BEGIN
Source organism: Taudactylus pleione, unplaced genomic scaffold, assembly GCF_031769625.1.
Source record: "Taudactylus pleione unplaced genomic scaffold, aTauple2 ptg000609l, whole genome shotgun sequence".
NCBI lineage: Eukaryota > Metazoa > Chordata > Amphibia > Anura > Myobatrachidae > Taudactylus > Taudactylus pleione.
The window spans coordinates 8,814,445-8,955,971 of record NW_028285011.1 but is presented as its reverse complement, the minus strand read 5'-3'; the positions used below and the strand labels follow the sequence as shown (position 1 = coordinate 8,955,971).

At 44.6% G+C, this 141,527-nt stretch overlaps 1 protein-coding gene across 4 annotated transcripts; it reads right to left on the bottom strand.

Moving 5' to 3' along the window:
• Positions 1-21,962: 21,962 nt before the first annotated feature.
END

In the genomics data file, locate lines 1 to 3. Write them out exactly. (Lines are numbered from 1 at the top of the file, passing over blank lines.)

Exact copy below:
Source organism: Taudactylus pleione, unplaced genomic scaffold, assembly GCF_031769625.1.
Source record: "Taudactylus pleione unplaced genomic scaffold, aTauple2 ptg000609l, whole genome shotgun sequence".
NCBI lineage: Eukaryota > Metazoa > Chordata > Amphibia > Anura > Myobatrachidae > Taudactylus > Taudactylus pleione.